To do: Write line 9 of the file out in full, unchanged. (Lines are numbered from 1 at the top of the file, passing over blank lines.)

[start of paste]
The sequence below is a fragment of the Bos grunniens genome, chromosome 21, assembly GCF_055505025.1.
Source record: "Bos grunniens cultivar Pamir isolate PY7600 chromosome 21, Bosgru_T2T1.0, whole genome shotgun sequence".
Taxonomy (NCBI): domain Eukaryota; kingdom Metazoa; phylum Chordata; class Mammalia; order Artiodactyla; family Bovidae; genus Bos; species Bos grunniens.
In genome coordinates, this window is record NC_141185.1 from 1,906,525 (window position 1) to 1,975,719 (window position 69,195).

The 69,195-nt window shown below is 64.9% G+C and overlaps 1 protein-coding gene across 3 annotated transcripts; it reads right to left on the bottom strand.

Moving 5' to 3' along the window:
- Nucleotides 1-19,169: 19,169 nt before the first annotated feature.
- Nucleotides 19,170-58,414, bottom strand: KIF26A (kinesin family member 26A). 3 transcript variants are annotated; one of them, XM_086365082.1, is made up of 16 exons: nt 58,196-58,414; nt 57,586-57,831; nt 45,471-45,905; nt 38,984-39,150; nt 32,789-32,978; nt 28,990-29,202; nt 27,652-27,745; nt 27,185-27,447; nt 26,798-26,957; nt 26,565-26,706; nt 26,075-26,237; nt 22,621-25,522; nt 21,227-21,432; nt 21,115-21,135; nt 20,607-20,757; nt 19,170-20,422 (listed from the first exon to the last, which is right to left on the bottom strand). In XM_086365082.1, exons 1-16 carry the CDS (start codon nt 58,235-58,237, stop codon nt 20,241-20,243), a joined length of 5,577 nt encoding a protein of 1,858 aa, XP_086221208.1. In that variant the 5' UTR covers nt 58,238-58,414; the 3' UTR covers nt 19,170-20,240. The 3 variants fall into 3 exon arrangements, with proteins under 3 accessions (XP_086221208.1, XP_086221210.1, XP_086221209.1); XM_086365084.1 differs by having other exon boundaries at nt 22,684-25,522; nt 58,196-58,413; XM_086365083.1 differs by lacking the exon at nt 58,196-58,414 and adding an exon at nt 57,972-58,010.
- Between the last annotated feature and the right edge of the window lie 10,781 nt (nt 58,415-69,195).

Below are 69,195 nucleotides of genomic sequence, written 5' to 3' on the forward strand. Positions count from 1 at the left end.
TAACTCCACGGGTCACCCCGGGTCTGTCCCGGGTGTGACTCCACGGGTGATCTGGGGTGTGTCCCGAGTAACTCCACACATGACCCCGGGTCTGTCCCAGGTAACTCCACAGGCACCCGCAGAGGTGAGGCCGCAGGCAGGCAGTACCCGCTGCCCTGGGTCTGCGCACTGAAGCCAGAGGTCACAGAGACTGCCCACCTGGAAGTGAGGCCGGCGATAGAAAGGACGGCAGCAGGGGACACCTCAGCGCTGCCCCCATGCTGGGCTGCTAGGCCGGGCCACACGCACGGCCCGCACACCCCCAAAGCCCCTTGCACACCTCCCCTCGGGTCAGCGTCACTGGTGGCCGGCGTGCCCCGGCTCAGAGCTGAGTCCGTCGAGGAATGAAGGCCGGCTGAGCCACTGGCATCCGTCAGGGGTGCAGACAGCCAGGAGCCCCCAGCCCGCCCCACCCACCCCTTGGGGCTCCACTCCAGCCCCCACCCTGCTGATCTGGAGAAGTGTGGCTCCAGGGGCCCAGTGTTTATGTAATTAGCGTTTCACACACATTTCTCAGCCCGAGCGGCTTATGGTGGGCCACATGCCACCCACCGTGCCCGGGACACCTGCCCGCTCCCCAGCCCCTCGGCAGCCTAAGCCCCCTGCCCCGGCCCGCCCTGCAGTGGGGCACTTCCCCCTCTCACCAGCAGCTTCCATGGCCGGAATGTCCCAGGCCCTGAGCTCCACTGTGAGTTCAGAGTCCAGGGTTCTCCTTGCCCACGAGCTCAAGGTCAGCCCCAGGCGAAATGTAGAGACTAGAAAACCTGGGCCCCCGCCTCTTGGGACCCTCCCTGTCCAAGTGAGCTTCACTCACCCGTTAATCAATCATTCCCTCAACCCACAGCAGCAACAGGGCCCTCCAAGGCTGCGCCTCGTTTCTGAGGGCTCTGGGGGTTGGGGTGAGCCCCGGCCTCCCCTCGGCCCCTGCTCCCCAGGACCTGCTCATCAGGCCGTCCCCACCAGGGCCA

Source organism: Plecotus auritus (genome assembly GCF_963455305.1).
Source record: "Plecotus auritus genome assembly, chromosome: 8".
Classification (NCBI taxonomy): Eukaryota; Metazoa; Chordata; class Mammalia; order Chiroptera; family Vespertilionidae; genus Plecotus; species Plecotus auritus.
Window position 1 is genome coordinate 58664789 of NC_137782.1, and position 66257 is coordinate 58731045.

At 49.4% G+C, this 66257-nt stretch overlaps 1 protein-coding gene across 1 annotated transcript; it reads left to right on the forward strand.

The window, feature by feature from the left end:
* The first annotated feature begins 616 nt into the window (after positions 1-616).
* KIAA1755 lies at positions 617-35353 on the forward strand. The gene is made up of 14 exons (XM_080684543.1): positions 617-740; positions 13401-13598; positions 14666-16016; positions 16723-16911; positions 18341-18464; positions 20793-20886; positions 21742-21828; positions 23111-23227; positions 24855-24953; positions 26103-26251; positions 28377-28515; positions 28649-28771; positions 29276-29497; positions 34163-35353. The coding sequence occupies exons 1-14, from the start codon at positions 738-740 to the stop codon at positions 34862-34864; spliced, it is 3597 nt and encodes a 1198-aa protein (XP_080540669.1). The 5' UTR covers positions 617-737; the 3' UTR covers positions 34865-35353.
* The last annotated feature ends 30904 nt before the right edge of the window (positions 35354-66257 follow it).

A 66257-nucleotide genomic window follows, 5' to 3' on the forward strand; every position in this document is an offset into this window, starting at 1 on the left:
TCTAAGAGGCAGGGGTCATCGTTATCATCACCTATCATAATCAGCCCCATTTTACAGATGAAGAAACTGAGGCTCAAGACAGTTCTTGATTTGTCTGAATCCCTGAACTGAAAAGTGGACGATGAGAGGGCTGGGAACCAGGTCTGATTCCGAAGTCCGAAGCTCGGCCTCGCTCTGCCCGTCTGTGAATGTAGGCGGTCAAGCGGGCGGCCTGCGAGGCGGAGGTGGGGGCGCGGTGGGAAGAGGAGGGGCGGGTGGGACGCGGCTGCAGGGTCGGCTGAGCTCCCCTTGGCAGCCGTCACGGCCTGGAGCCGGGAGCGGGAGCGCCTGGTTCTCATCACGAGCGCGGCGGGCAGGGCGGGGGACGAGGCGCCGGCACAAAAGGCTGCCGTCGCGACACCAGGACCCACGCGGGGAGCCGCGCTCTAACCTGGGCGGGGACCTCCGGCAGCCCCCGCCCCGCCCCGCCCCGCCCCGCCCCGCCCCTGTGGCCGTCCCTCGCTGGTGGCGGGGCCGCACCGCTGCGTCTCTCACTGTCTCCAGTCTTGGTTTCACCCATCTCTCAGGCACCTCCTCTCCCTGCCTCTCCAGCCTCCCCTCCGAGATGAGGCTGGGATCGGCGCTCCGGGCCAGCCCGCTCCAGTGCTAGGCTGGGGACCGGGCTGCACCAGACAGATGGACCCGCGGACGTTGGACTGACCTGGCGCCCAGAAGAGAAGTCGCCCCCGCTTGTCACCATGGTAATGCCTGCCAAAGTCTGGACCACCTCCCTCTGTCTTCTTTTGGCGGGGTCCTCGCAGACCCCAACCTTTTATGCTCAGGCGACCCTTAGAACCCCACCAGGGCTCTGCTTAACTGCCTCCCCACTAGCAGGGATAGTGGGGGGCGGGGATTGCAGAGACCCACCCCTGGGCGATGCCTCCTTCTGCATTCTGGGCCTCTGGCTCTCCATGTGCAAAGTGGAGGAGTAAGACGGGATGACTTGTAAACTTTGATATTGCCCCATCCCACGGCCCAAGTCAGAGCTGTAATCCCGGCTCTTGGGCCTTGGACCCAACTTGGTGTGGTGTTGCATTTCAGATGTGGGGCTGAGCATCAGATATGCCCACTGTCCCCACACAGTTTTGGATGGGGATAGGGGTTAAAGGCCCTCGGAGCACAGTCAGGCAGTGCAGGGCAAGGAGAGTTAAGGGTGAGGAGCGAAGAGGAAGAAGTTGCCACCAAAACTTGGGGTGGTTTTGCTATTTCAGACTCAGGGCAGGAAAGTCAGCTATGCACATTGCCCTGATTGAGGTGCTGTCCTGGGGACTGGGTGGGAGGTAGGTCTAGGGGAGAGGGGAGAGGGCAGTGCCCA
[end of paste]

- Between the last annotated feature and the right edge of the window lie 10,781 nt (nt 58,415-69,195).